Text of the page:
241 F.3d 549 (7th Cir. 2001)
UNITED STATES OF AMERICA, Plaintiff-Appellee,
MARCELO SANDOVAL, Defendant-Appellant.
In the United States Court of Appeals For the Seventh Circuit
Argued January 24, 2001
Decided February 20, 2001
Appeal from the United States District Court for the Central District of Illinois. No. 99-CR-40019–Joe B. McDade, Chief Judge.
Before FLAUM, Chief Judge, and EVANS and WILLIAMS, Circuit Judges.
TERENCE T.EVANS, Circuit Judge.
A fresh question raised in this case is whether the classification of a firearm as a “semiautomatic assault weapon” under 18 U.S.C. sec. 924(c)(1)(B)(i), is a sentencing factor or an element of the offense (of using and carrying a firearm in connection with a crime of violence or drug trafficking). If it’s an element, it must be submitted to a jury and proven beyond a reasonable doubt. We hold that it is a sentencing factor.
Marcelo Sandoval, a Chicagoan alleged to be a drug supplier for an Iowa gang called the Quad Cities Bishops, was indicted and convicted after a jury trial on three counts: kidnapping in violation of 18 U.S.C. sec. 1201(a)(1); using and carrying a firearm–during a kidnapping–in violation of sec. 924(c); and conspiracy to possess marijuana, cocaine, and methamphetamine with intent to distribute in violation of 21 U.S.C. sec. 846. He was sentenced to 20-year concurrent terms on the kidnapping and drug charges and 10 years consecutive on the sec. 924(c) count.
A lengthy excursion into the facts of this case is not required, but here is a short synopsis:
Sandoval thought a fellow named Rivas double- crossed him on a drug deal by misdirecting a shipment of pot from Mexico to Iowa rather than Chicago. Sandoval, a relative (either a cousin or a nephew; the record refers to both), Hector Sandoval, and a few others kidnapped Rivas in Iowa, drove him at gunpoint to Chicago, and held him several days as collateral until their marijuana was returned. Several guns were employed by the kidnappers, including an AP-9, 9 millimeter Luger commonly known as a “Tech 9,” a semiautomatic weapon which was held by Hector. The kidnapping was foiled by police, tipped off by Rivas’ wife, who broke into the house where the party was going on.
The success of this appeal rests on a broad reading of Apprendi v. New Jersey, 530 U.S. 466, 120 S. Ct. 2348, 147 L. Ed. 2d 435 (2000), which held that any fact, other than a prior conviction, that increases the penalty for a crime beyond the prescribed statutory maximum, must be submitted to a jury and proved beyond a reasonable doubt. See id. at 2362-63. But Apprendi did not overrule McMillan v. Pennsylvania, 477 U.S. 79 (1986), which upheld a keystone state statute requiring the imposition of a mandatory minimum sentence based on a finding by the judge, not a jury, that the defendant possessed a firearm during the commission of his offense of conviction. Rather, Apprendi limited McMillan’s holding “to cases that do not involve the imposition of a sentence more severe than the statutory maximum for the offense established by the jury’s verdict . . . .” Apprendi, 120 S. Ct. at 2361 n.13. Relying on McMillan, Apprendi is inapplicable here because convictions under sec. 924(c)(1)(A) carry a statutory maximum sentence of life imprisonment, regardless of what subsection the defendant is sentenced under. So the classification of the firearm–here as a semiautomatic assault weapon– did not increase the maximum possible penalty; rather, it raised the mandatory minimum penalty from 5 to 10 years.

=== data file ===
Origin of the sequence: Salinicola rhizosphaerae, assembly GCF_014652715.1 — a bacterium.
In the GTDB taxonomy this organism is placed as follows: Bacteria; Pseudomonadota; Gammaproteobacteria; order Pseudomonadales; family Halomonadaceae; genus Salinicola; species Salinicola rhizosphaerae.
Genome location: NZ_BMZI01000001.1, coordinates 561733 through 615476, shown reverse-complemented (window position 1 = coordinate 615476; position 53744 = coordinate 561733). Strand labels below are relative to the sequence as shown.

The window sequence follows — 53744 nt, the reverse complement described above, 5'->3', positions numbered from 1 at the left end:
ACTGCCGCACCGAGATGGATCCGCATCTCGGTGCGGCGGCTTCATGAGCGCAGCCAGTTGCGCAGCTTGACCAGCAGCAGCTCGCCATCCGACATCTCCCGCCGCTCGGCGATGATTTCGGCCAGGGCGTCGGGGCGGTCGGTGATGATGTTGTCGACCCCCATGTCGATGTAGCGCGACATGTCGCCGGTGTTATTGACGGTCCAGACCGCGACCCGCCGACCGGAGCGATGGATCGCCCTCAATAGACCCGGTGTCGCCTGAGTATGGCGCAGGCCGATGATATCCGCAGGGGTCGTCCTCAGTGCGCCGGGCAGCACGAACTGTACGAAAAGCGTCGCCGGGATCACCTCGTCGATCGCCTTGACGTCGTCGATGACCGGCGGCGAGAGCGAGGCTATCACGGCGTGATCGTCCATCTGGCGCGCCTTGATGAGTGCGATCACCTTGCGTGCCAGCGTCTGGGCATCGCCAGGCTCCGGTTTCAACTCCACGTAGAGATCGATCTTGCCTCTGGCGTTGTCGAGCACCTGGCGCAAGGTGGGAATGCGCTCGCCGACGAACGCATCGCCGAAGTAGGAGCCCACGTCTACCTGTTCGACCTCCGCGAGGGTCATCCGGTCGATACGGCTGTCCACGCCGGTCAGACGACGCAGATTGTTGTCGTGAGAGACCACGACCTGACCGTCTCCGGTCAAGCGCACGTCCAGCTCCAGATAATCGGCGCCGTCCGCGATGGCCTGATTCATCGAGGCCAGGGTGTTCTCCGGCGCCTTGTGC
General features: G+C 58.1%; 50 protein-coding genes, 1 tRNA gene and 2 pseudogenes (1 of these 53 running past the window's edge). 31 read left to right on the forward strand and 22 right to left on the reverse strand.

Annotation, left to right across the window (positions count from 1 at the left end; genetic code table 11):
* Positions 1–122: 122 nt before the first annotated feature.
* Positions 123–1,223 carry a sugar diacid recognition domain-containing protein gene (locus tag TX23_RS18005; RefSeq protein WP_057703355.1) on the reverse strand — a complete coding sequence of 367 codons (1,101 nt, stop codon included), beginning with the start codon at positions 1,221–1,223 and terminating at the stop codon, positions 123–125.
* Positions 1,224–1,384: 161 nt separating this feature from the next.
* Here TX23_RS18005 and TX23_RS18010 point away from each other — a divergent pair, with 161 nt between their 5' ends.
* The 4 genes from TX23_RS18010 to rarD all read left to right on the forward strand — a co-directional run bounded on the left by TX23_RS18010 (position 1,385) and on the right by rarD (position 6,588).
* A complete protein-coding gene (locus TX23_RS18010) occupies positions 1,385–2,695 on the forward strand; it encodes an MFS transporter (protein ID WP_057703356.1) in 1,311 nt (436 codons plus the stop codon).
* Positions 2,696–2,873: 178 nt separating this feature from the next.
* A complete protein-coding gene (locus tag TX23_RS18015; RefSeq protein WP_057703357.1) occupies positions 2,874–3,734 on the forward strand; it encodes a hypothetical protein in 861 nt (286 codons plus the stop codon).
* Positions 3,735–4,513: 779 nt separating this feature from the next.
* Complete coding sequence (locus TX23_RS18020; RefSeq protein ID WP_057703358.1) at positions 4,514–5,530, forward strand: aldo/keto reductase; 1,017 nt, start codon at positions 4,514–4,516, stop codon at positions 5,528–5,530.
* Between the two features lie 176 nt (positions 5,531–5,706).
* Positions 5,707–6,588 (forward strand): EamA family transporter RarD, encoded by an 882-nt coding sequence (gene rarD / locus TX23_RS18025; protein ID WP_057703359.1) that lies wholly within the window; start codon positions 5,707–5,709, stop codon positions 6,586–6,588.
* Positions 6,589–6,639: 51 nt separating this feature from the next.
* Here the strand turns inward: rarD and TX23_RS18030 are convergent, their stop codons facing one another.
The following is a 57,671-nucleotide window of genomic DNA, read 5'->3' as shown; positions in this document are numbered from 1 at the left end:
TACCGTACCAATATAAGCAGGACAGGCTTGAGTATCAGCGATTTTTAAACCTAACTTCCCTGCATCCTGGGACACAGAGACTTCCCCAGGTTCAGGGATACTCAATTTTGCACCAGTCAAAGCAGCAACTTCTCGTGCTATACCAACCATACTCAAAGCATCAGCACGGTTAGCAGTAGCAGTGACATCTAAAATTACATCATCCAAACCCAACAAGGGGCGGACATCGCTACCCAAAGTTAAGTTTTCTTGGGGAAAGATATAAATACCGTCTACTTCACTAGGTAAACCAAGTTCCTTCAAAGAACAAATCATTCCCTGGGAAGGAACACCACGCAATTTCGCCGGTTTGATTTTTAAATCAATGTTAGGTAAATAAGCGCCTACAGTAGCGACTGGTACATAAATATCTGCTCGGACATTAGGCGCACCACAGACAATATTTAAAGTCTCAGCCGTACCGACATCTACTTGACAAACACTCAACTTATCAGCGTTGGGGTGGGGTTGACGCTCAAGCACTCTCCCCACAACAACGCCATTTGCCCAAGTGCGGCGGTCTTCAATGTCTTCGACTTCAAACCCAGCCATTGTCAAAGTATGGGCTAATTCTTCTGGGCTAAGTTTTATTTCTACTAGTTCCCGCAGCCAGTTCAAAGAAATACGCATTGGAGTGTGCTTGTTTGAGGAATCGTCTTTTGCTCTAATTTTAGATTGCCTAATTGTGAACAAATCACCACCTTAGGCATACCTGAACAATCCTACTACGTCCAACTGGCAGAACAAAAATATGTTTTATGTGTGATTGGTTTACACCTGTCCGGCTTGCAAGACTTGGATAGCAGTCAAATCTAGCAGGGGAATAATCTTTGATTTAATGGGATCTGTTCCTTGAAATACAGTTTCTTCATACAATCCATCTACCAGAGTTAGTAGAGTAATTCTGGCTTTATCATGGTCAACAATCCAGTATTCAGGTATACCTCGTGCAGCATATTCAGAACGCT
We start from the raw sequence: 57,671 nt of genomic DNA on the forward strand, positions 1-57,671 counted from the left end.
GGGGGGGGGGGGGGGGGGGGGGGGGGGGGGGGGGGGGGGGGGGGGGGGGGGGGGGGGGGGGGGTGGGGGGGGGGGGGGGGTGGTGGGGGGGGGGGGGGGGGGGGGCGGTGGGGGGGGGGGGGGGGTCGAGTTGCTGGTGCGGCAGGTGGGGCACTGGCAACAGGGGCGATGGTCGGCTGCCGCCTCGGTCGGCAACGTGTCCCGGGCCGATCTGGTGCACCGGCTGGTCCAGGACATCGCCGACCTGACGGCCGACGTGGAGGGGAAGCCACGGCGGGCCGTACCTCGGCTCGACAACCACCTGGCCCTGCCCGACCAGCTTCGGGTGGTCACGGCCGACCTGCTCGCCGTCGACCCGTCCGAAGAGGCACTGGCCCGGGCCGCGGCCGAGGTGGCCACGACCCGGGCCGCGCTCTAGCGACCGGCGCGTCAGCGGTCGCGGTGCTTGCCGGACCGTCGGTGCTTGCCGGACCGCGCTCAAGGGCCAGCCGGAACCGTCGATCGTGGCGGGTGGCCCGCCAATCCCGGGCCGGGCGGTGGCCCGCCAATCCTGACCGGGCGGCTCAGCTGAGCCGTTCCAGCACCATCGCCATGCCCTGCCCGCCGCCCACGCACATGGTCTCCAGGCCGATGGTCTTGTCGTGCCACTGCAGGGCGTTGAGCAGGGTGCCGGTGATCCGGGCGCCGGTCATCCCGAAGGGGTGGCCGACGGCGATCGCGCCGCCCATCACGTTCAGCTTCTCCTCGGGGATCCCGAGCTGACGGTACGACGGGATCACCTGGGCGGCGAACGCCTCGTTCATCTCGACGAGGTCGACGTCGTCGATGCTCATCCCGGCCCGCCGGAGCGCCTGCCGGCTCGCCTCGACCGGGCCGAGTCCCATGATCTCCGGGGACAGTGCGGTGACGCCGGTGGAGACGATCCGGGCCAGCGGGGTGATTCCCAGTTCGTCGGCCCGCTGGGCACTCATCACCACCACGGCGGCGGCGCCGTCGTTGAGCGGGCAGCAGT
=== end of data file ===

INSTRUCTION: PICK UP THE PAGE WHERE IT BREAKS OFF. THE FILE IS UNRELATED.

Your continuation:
Sandoval relies on Castillo v. United States, 530 U.S. 120, 120 S. Ct. 2090 (2000), for the proposition that the statutory reference to firearm types in 18 U.S.C. sec. 924(c)(1)(B) creates separate substantive offenses, not sentencing factors. Castillo,1 however, is distinguishable. There, the Court examined an earlier version of sec. 924(c)(1), which provided in relevant part:
(c)(1) Whoever, during and in relation to any crime of violence . . . ,
uses or carries a firearm, shall, in addition to the punishment provided for such crime of violence . . . , be sentenced to imprisonment for five years, and if the firearm is a short- barreled rifle [or a] short-barreled shotgun to imprisonment for ten years, and if the firearm is a machine gun . . . to imprisonment for thirty years.